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Video Game / Glyder

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Possibly the most serene gaming experience on iOS

"I like dimensional rifts as much as the next girl, but how am I going to find my way home now?"
Eryn, Glyder title screen

Glyder was a series of tilt-controlled flight simulation games designed by Glu Mobile, in which Irish Action Girl and Mad Scientist (and Casual Time Traveller) Eryn repeatedly finds herself trapped in large, dangerous and extremely vertical environments with nothing except the clothes on her back. Oh, and the huge homemade mechanical wings she never leaves home without, of course.

A rarity in iOS design, Glyder games are very peaceful and serene, with surprisingly beautiful vistas for a 3D mobile game. There are no time or death penalties, and the soundtrack is restful throughout. The pleasantly retro UI with dials for altitude and velocity fit nicely with the Steampunk style of the wings. All in all, it's a pretty delightful game.

Unfortunately, Glu Mobile had some difficulties adapting it to iOS4 in 2010. In a moment of brilliance, they decided the best thing to do would be to delete both titles from the App Store completely. The fanbase was less than happy.


Not to be confused with the paper airplane simulator Glider.

An interview with the creators on the launch of the first game is available on Pocket Gamer.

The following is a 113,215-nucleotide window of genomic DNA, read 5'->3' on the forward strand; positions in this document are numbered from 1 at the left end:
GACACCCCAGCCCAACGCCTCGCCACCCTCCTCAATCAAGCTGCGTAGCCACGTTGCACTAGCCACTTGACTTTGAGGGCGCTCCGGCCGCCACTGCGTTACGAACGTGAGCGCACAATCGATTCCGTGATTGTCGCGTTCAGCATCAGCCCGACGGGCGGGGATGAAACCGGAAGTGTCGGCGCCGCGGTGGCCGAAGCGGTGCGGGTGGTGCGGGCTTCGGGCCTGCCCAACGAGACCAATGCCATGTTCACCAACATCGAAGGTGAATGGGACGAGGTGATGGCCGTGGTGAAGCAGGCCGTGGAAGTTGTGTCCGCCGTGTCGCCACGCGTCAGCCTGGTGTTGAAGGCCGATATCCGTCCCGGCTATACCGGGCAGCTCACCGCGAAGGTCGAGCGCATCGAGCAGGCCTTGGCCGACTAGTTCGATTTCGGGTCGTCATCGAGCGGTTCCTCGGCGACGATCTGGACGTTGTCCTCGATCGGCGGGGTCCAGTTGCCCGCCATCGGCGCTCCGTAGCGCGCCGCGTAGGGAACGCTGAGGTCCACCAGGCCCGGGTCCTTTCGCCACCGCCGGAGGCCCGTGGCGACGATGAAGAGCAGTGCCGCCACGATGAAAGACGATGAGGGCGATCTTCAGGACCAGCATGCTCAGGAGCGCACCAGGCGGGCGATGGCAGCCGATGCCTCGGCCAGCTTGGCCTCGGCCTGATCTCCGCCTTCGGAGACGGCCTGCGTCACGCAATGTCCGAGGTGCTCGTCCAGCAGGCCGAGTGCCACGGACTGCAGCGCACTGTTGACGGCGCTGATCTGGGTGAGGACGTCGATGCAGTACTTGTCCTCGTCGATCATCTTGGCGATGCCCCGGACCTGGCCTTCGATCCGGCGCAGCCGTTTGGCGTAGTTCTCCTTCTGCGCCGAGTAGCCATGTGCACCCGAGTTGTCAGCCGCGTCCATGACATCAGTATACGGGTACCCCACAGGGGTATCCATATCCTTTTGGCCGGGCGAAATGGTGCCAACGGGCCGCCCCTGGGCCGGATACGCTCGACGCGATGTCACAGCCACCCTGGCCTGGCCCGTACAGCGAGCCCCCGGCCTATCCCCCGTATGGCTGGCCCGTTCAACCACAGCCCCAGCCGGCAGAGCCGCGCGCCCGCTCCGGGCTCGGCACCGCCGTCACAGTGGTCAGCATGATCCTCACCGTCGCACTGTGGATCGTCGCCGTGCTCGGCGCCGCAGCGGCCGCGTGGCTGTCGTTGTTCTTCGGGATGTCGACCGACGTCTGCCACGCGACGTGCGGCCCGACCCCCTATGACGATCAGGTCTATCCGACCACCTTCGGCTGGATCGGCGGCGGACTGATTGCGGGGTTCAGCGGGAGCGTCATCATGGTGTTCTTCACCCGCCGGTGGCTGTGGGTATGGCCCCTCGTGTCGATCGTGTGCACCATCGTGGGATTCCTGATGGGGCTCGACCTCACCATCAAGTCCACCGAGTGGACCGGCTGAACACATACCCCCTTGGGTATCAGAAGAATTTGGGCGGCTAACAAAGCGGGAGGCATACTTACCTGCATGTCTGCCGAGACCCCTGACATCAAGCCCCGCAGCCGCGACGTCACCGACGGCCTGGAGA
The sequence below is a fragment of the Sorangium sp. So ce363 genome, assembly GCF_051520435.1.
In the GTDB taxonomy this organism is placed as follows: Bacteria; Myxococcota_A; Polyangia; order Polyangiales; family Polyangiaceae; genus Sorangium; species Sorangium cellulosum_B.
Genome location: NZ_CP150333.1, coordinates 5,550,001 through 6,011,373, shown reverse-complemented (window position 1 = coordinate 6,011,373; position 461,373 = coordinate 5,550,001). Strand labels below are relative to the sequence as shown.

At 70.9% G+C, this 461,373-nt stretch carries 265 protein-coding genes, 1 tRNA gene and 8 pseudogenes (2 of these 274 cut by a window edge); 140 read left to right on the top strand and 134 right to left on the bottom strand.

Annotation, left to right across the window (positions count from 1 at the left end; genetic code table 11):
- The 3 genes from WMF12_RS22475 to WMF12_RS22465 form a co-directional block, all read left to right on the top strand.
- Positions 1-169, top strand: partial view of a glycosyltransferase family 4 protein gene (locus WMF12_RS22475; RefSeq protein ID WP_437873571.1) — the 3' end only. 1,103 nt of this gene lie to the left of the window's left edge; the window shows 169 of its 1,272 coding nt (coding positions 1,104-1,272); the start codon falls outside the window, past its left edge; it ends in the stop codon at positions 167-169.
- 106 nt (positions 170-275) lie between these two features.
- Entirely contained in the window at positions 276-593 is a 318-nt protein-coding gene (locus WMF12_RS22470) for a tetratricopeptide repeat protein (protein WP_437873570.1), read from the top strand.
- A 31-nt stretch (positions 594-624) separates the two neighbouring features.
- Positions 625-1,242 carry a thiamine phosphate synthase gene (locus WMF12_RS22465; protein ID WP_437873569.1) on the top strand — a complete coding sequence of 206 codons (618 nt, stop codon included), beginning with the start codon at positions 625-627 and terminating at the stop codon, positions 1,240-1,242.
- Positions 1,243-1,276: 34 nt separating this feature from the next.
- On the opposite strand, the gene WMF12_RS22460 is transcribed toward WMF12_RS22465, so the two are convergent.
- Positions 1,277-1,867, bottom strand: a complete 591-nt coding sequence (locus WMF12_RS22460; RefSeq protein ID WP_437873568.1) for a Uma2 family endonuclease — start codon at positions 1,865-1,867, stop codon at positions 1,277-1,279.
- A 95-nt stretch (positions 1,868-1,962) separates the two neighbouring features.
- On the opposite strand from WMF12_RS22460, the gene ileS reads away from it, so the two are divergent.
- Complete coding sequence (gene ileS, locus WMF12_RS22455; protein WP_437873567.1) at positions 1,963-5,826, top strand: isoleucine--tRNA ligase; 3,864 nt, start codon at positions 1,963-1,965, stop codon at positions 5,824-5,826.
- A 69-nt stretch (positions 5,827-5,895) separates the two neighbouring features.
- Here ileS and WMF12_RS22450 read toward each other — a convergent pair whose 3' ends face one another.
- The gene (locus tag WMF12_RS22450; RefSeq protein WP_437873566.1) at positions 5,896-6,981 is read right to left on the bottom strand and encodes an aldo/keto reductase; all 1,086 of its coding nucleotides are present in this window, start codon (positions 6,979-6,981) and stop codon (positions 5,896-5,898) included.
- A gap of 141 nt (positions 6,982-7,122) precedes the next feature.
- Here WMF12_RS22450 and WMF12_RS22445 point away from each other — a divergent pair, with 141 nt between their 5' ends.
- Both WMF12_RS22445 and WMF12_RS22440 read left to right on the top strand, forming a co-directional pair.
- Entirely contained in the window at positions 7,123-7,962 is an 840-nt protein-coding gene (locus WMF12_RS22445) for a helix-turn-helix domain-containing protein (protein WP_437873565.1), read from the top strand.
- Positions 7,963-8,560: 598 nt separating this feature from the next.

This game provides examples of:

  • Aerith and Bob: Slightly present in the first game, but more noticeable in the second. After choosing "Arctasia", "Ascension" and "Sporelle" as location names, Eryn also picks "Oasis" and "Isle of Friends".
  • Action Girl: Eryn regularly leaps off tall structures in order to glide over chasms, lava pools and massive drops, trusting in her own skills and the wings she's made.
  • Another Dimension: The Excuse Plot for both games. The dimension rift leading to the first game is never explained, while Glyder 2 begins when a blast from a "dimensional harmonizer" deposits Eryn in her newest set of mountainous terrain.
  • Anti-Frustration Features: Breaking a single wing (normally from flying too close to a vertical structure) shows Eryn masterfully piloting the glider along anyway, but the screen quickly fades out to reset you to a launch platform, since steering would be impossible.
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  • Bottomless Pit: Averted. There's always something for you to crash into!
  • Call-Back: Rift Valley from the first game reappears inside a glass case in the second game's dimension. Fridge Brilliance in that the first game had a noticeable height limit...
  • Collision Damage: Given that your only enemy is the terrain, kind of a given. Eryn just won't listen if you try to land anywhere except a landing platform, though, leading to this. Even at minimum speed and a very low angle, gently touching the ground or ocean will result in a big crashing of wings.
  • Colour-Coded for Your Convenience: Pink, blue and yellow crystals all form different sets. Completing one set generally causes some route to open, revealing otherwise inaccessible crystals of the other colours.
  • Convection Schmonvection: Zig-zagged. The easiest and most efficient way to gain altitude is to fly into thermals, marked by spinning icons; these are particularly common over the molten rocks in Magma Core. Feel free to fly low over the lava wherever there isn't a marked thermal, though: there's not a hint of updraft.